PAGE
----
Bayes’ Theorem Guide for Beginners This website is packed with examples and visual aids to help clarify what Bayes’ Theorem is and how it works.
Ask Dr. Math (http://mathforum.org/dr.math/ ) – If you have a math question of any level, this is the place to get the answer!
Cells Alive! (http://www.cellsalive.com/ ) – Everything you ever wanted to know about cells, all in one place. Includes info on cells, microbiology, and immunology. Check out the great animation of cell mitosis and meiosis.
FactMonster Homework Center: Mathematics (http://www.factmonster.com/homework/hwmath.html ) – Conversion calculator, formulas and more.
General Chemistry Online http://antoine.frostburg.edu/chem/senese/101/index.shtml ) – General Chemistry Online from Frostburg State University provides interactive chemistry help with compounds, reactions, and even quizzes to test your knowledge.
HighWire Press Stanford University (http://highwire.stanford.edu/ ) – Find peer reviewed articles on diverse topics: biology, chemistry, environmental science, and more.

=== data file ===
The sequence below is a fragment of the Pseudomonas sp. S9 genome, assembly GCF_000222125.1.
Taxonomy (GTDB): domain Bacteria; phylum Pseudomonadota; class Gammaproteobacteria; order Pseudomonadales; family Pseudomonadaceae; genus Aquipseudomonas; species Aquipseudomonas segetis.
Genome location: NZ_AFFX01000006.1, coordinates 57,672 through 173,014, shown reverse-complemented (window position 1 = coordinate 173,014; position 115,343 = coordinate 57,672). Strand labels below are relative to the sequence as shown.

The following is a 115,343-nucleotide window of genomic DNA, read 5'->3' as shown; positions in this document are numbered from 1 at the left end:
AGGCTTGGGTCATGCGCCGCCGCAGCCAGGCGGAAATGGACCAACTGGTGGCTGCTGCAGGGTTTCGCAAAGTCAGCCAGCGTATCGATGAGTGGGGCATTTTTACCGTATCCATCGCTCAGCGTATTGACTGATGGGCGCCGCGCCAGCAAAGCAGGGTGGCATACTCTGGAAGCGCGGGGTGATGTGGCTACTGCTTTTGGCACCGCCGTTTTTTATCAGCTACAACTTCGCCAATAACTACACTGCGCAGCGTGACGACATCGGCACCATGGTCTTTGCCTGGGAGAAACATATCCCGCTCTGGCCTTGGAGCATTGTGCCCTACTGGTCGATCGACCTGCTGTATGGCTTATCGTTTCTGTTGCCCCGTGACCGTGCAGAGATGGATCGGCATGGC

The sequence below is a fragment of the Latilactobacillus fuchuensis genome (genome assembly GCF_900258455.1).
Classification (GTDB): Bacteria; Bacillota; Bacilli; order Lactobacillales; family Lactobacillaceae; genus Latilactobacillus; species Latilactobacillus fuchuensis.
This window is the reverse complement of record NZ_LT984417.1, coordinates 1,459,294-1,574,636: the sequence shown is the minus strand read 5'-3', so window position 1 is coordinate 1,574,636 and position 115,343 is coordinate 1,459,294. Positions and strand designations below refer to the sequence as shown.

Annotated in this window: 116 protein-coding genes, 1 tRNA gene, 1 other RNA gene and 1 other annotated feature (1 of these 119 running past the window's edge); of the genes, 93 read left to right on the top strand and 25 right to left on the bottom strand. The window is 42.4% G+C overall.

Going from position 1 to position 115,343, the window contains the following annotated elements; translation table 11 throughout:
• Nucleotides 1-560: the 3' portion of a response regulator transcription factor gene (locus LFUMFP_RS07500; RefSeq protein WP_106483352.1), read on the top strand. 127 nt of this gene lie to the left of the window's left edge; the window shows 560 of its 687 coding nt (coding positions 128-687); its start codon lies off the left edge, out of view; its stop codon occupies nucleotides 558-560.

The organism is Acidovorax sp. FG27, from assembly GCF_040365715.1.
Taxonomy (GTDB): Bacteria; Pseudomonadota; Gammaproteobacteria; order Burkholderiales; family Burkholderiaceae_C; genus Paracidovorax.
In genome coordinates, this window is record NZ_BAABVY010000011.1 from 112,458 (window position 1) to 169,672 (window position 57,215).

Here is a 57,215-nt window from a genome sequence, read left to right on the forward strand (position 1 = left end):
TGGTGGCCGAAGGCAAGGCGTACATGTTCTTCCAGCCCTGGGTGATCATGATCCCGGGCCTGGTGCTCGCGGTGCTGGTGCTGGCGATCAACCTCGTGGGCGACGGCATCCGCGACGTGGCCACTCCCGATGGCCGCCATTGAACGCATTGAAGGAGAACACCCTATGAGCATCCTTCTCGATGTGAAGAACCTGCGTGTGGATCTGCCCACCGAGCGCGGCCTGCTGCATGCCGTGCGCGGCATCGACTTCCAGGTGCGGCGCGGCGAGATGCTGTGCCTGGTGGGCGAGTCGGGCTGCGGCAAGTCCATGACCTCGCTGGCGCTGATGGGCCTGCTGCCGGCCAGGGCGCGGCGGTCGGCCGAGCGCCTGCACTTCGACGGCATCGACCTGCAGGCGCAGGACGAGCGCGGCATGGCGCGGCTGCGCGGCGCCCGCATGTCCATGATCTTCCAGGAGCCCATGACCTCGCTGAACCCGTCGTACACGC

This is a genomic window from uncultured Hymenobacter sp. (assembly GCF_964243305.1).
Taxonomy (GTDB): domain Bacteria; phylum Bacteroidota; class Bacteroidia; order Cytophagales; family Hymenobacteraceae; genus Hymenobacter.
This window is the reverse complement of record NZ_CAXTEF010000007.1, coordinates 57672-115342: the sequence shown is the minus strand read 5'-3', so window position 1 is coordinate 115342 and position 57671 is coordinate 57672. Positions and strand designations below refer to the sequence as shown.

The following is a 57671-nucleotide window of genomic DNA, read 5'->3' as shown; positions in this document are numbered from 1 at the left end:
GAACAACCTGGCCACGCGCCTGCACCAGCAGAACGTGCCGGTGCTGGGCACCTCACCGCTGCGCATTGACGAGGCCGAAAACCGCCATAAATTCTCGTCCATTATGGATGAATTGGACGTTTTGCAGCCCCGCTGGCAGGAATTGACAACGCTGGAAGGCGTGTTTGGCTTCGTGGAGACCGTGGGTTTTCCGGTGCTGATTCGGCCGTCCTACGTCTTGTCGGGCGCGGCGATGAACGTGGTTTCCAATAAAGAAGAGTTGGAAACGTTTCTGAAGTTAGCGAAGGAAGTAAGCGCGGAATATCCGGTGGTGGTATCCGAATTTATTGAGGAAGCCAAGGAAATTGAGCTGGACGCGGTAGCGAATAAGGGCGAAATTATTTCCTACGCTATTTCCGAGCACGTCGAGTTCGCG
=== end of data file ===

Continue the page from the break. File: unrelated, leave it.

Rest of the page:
HippoCampus (http://www.hippocampus.org/ ) – HippoCampus provides high school and college students with multimedia help on a variety of science and math topics. Having trouble understanding your physics lesson? Watch a video demonstration on HippoCampus for a different take on the subject.
PLoS Biology (http://biology.plosjournals.org/ ) – Access abstracts and full research articles from this peer-reviewed journal published by the Public Library of Science (PLoS). PLoS is a nonprofit organization of scientists and physicians committed to making the world’s scientific and medical literature a public resource.
Science Daily (http://www.sciencedaily.com/ ) – An online magazine featuring quick takes on the latest research on a wide variety of science topics.
WebMath (http://www.webmath.com/ ) – WebMath covers K-8 math, general math, Algebra, Trig & Calculus, etc, and doesn’t only give the answer but shows how to arrive at it. Also has conversion calculators, personal finance math, and “everyday math”.